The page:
[00:01:52] Melody: [00:01:52] That's a great question. Like, and so so I'm melody, I'm based in Toronto and I'm with forest sell real estate in your film in [00:02:00] Toronto.
[00:02:00] And so to answer your question, so how has the impact of COVID impacted the housing? Boom. So first let's take a look at some stats. So according to the IRCC, which stands for immigration, refugees, and citizenship, Canada, Between 2016 and 2019 Canada welcomes nearly 1 million new permanent residents. And between 2017 and 2018 net migration accounted for 80% of the country's population growth, that's incredible.
[00:02:29] And that increase likely helped fuel the housing demand. During the pandemic. And another note experts say that when mortgage rates dropped mid the economic crisis created by the health emergency housing became temporarily more available, more affordable, allowing more people to enter the market as well.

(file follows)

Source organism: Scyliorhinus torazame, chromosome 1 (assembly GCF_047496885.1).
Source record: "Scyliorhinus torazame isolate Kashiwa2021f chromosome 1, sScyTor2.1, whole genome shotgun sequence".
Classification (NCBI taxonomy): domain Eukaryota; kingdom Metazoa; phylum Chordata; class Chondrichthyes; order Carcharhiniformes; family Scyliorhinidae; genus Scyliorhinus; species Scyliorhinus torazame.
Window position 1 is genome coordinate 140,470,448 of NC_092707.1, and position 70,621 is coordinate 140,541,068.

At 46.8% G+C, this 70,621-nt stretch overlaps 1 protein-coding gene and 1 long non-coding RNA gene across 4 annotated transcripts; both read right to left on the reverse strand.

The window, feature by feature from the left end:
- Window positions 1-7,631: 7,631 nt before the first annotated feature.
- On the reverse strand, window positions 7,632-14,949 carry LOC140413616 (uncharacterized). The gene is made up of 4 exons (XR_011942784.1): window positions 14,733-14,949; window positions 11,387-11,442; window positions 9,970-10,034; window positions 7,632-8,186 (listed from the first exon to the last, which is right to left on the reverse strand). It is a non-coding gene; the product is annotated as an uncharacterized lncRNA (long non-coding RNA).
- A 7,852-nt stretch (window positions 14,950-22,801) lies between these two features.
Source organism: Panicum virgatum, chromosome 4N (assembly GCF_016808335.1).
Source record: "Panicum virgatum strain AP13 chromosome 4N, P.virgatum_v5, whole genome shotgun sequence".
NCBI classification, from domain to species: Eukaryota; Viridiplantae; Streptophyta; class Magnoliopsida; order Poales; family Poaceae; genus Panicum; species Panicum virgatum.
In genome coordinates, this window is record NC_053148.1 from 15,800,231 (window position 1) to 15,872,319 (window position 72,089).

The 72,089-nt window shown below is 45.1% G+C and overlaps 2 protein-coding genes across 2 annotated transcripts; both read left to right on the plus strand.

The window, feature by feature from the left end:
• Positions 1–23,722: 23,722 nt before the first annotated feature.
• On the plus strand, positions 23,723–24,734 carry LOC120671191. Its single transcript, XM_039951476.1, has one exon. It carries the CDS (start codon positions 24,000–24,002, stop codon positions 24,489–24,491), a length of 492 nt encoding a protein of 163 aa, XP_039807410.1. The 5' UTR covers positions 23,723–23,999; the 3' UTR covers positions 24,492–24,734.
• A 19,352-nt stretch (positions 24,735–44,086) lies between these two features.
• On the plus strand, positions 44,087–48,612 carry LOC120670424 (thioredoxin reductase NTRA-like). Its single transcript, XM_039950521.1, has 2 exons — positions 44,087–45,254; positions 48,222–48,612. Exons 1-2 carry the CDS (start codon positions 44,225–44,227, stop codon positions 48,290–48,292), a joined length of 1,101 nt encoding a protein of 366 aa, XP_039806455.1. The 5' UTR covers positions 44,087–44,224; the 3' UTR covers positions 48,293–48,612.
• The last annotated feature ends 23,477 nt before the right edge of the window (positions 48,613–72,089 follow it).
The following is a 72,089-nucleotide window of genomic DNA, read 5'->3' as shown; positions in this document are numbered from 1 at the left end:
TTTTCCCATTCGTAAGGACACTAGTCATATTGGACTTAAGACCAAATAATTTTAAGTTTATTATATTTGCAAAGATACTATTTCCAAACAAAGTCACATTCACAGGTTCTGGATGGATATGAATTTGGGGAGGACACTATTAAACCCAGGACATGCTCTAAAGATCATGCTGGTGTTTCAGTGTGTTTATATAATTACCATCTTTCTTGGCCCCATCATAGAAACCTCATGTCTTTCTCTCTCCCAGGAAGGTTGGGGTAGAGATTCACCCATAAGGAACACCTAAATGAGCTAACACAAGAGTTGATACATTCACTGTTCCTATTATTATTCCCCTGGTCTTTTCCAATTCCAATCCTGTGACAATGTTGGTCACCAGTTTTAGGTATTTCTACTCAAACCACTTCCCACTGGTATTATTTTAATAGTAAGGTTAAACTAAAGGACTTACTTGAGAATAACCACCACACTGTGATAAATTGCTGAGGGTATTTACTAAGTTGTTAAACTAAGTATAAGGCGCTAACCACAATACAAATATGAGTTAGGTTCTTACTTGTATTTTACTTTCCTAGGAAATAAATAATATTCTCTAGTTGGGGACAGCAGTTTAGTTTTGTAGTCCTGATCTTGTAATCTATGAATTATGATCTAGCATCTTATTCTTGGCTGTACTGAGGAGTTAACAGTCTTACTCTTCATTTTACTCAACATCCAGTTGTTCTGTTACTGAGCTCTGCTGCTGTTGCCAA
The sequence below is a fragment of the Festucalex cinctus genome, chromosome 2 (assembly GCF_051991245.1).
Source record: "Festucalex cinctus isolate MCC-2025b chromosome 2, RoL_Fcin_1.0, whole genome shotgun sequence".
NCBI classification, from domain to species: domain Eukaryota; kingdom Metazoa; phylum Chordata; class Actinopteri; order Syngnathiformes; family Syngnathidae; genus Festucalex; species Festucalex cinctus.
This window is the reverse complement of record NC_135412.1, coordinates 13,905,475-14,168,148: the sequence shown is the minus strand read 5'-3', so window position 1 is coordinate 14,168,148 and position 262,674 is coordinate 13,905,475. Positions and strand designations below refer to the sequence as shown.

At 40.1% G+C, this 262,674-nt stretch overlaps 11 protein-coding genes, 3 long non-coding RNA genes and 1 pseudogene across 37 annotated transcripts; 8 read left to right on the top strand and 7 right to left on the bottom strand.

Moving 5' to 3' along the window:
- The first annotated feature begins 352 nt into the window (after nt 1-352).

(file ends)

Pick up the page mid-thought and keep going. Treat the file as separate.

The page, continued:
[00:02:49] And at the same time, we have all experienced or noticed that with government lockdowns and stay-at-home orders. This created a yearning for larger home space for those home offices, and [00:03:00] also wanted to have a backyard pushing home owners farther away from city cores and into smaller towns and rural areas.
[00:03:08] Therefore with all these factors combined and incredible growth in immigration and new residents in Canada, lower born costs, and the sudden need for more space is what triggered, what experts call a pull-forward of housing demand. In other words, many of Canada's prospective home buyers decided to pull the trigger on a purchase because of the conditions created by the pandemic back to you.